Field Guide/Mammals/Prairie Vole

Microtus Ochrogaster (Prairie Vole)
Family: Cricetidae
Size: The prairie vole has a total length of 5.7 inches (or 146 mm) and weighs 1-1.8 ounces (or 30-50 grams). Its tail has an average length of 1.3 inches (or 34mm). [1]
Description: The prairie vole is a medium-sized animal similar in appearance to a mouse. They have stocky, compact bodies with brownish-black fur. Some of the longer furs on their bodies have yellow tips, giving the species a grizzled appearance. In addition, the furs on their bellies often show a yellow cast.[2]
Similar Species: Though the prairie vole is similar in appearance to the meadow vole, yellow fur on their bellies serves as a distinguishing feature. In addition, the sides of the prairie vole are somewhat paler than the back and the tail has two distinct colors. [3]

Range: This species ranges throughout the prairie states of the United States and north toward southern provinces of Canada. They are also found in east-central Alberta, central Saskatchewan, and southern Manitoba through northern Oklahoma and Arkansas, Ohio, West Virginia, Kentucky, central Tennessee, and westernmost Virginia. [4]
Habitat: Prairie voles live in tall-grass prairies, often ones with very dry soil. They live in colonies, using burrows for protection in upland agricultural habitats. They will also inhabit herbaceous fields; grasslands, and even old agricultural lands. [4]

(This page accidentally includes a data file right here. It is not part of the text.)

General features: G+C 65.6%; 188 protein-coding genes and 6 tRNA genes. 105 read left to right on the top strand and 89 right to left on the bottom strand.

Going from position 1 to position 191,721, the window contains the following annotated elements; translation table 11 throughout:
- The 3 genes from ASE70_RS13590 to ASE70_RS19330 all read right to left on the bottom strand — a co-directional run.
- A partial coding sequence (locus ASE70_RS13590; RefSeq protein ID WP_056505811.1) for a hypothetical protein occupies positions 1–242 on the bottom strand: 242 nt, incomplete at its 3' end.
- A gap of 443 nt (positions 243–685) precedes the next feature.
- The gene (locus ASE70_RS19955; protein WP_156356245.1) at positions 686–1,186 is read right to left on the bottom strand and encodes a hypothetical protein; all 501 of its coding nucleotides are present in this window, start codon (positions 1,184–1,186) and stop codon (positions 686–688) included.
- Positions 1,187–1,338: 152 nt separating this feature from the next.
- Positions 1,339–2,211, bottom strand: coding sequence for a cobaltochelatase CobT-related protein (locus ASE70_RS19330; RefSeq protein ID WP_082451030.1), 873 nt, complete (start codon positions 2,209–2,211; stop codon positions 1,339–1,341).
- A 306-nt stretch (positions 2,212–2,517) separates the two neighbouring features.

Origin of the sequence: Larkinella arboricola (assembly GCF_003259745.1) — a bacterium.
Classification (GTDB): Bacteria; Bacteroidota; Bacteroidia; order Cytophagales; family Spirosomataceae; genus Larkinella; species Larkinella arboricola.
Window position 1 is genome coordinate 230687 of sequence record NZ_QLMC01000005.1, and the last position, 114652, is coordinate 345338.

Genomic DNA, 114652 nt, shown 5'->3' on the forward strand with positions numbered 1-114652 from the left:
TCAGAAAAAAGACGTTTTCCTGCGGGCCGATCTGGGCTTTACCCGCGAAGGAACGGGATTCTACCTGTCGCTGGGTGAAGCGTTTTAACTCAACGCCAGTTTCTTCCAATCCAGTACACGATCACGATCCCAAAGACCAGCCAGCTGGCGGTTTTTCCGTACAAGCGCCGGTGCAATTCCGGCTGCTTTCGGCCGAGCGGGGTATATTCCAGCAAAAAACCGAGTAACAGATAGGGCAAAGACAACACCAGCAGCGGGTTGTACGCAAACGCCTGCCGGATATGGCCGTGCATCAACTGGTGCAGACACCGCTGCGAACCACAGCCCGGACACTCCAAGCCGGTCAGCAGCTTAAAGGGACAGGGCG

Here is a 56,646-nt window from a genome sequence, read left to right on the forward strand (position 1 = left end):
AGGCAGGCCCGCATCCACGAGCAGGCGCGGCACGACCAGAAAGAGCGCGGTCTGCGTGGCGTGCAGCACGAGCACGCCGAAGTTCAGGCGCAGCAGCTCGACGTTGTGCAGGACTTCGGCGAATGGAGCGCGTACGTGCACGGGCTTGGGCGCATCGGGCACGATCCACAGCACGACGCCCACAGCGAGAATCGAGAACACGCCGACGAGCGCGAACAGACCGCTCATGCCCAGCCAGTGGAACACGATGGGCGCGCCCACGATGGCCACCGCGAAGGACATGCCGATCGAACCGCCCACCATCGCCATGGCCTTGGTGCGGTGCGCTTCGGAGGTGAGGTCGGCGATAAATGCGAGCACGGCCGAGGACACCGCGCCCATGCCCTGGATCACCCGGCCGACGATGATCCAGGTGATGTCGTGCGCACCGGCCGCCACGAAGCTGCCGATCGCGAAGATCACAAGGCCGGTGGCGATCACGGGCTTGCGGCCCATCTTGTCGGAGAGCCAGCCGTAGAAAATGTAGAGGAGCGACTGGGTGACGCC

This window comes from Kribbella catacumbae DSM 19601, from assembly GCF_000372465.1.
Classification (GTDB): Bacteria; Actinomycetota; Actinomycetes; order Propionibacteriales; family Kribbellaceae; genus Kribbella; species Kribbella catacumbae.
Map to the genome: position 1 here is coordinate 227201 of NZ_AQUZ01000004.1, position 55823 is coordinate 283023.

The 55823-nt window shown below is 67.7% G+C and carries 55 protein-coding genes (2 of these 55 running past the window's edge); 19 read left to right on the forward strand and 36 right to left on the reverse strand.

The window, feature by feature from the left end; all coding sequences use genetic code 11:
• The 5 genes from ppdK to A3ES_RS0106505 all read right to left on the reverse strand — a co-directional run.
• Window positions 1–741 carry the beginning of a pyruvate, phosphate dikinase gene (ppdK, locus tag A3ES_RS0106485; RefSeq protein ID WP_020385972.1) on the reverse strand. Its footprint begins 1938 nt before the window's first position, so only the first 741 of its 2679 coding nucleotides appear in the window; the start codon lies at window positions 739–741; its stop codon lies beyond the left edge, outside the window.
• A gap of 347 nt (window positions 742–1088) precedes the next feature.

Diet: Prairie voles eat mostly vegetables, such as plants, seeds, bulbs and bar. They store much of this food for winter. They are also known to eat the flesh of other prairie voles. [2]
Activity: Prairie voles are active year round both day and night. Their peak activity occurs near dusk. They are more active during the day in the winter, and more active at night in the summer seasons.[4]

Reproduction: Their breeding habits are not entirely well known. It is thought they breed throughout the year, but primarily in the spring and summer seasons. Each female produces several litters per year of two to six children. [2]
Lifespan: Prairie voles rarely live longer than one or two years in the wild. In captivity, they may live up to 16 months. [3]

Notes: Prairie voles are one of very few monogamous mammals. [5]In addition to being monogamous, they are extremely loyal partners to their mates. Their behavior often suggests that they would rather spend time with their mates than with any other voles. They even avoid other voles of the opposite sex to focus on their mates. Similar to humans, prairie voles release the hormones oxytocin and vasopressin after mating. These hormones have been linked to pair bonding and may be the reason they bond with their first mate. Prairie voles also form family units, where both parents support their offspring as well as each other. [6]
Prairie Vole

  1. Hazard, E.B. (1982), The mammals of Minnesota, Minneapolis, Minnesota: University of Minnesota Press 
  2. a b c , http://www.nsrl.ttu.edu/tmot1/microchr.htm, retrieved October 13, 2012 
  3. a b Stalling, D.T. (1999), Microtus ochrogaster, pp. 1-9 
  4. a b c Linzey, A.V. (2008), Microtus ochrogaster IUCN Red List of Threatened Species, http://www.iucnredlist.org/details/42631/0, retrieved October 14, 2012 
  5. Kettlewell, J. (2004), 'Fidelity gene' found in voles, http://news.bbc.co.uk/2/hi/science/nature/3812483.stm, retrieved October 14, 2012 
  6. Young, L. (2004), "Reward mechanism involved in addiction likely regulates pair bonds between monogamous animals", Emory University Health Sciences Center, http://www.sensualism.com/love/addiction.html, retrieved October 14, 2012 

(CapsaBT (discusscontribs) 21:51, 4 October 2012 (UTC))

Last modified on 16 October 2012, at 00:42